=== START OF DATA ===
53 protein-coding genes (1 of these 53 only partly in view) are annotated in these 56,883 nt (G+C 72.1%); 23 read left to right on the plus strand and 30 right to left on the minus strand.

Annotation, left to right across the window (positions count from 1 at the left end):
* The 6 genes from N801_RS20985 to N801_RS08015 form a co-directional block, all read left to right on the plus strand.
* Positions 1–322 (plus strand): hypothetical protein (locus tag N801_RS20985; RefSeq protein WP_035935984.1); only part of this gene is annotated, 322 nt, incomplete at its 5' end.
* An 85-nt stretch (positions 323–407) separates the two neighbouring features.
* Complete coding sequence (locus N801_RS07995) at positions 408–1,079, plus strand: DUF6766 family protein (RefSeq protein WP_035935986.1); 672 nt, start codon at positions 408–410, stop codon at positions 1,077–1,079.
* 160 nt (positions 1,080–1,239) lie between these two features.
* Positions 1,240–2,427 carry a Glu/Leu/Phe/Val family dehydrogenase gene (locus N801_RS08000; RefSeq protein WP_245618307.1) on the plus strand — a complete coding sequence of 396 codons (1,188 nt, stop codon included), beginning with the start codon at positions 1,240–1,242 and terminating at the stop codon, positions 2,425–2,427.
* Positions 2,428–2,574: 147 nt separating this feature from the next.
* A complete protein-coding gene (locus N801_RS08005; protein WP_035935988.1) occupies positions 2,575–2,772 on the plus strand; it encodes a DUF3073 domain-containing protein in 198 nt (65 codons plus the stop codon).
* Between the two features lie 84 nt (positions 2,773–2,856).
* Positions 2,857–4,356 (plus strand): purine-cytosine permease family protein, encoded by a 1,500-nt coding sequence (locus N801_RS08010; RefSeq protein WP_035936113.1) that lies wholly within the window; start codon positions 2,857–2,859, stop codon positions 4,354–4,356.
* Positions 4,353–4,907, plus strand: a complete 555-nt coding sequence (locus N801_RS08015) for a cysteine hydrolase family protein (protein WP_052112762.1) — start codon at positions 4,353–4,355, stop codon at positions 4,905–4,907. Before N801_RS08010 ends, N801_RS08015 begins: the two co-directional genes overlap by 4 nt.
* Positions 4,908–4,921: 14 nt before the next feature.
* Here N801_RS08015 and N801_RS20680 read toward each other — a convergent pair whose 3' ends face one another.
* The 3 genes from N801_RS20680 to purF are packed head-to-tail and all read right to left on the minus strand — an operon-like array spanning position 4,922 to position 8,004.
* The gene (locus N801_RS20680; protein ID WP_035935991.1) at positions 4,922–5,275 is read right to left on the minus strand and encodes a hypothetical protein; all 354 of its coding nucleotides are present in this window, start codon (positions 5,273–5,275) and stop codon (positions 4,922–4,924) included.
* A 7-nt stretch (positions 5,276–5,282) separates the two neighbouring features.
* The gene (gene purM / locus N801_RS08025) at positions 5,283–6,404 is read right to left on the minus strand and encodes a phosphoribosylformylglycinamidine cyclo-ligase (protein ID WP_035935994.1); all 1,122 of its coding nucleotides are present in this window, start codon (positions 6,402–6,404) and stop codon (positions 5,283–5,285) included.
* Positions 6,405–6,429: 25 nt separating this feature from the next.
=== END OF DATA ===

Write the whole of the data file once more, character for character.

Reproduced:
53 protein-coding genes (1 of these 53 only partly in view) are annotated in these 56,883 nt (G+C 72.1%); 23 read left to right on the plus strand and 30 right to left on the minus strand.

Annotation, left to right across the window (positions count from 1 at the left end):
* The 6 genes from N801_RS20985 to N801_RS08015 form a co-directional block, all read left to right on the plus strand.
* Positions 1–322 (plus strand): hypothetical protein (locus tag N801_RS20985; RefSeq protein WP_035935984.1); only part of this gene is annotated, 322 nt, incomplete at its 5' end.
* An 85-nt stretch (positions 323–407) separates the two neighbouring features.
* Complete coding sequence (locus N801_RS07995) at positions 408–1,079, plus strand: DUF6766 family protein (RefSeq protein WP_035935986.1); 672 nt, start codon at positions 408–410, stop codon at positions 1,077–1,079.
* 160 nt (positions 1,080–1,239) lie between these two features.
* Positions 1,240–2,427 carry a Glu/Leu/Phe/Val family dehydrogenase gene (locus N801_RS08000; RefSeq protein WP_245618307.1) on the plus strand — a complete coding sequence of 396 codons (1,188 nt, stop codon included), beginning with the start codon at positions 1,240–1,242 and terminating at the stop codon, positions 2,425–2,427.
* Positions 2,428–2,574: 147 nt separating this feature from the next.
* A complete protein-coding gene (locus N801_RS08005; protein WP_035935988.1) occupies positions 2,575–2,772 on the plus strand; it encodes a DUF3073 domain-containing protein in 198 nt (65 codons plus the stop codon).
* Between the two features lie 84 nt (positions 2,773–2,856).
* Positions 2,857–4,356 (plus strand): purine-cytosine permease family protein, encoded by a 1,500-nt coding sequence (locus N801_RS08010; RefSeq protein WP_035936113.1) that lies wholly within the window; start codon positions 2,857–2,859, stop codon positions 4,354–4,356.
* Positions 4,353–4,907, plus strand: a complete 555-nt coding sequence (locus N801_RS08015) for a cysteine hydrolase family protein (protein WP_052112762.1) — start codon at positions 4,353–4,355, stop codon at positions 4,905–4,907. Before N801_RS08010 ends, N801_RS08015 begins: the two co-directional genes overlap by 4 nt.
* Positions 4,908–4,921: 14 nt before the next feature.
* Here N801_RS08015 and N801_RS20680 read toward each other — a convergent pair whose 3' ends face one another.
* The 3 genes from N801_RS20680 to purF are packed head-to-tail and all read right to left on the minus strand — an operon-like array spanning position 4,922 to position 8,004.
* The gene (locus N801_RS20680; protein ID WP_035935991.1) at positions 4,922–5,275 is read right to left on the minus strand and encodes a hypothetical protein; all 354 of its coding nucleotides are present in this window, start codon (positions 5,273–5,275) and stop codon (positions 4,922–4,924) included.
* A 7-nt stretch (positions 5,276–5,282) separates the two neighbouring features.
* The gene (gene purM / locus N801_RS08025) at positions 5,283–6,404 is read right to left on the minus strand and encodes a phosphoribosylformylglycinamidine cyclo-ligase (protein ID WP_035935994.1); all 1,122 of its coding nucleotides are present in this window, start codon (positions 6,402–6,404) and stop codon (positions 5,283–5,285) included.
* Positions 6,405–6,429: 25 nt separating this feature from the next.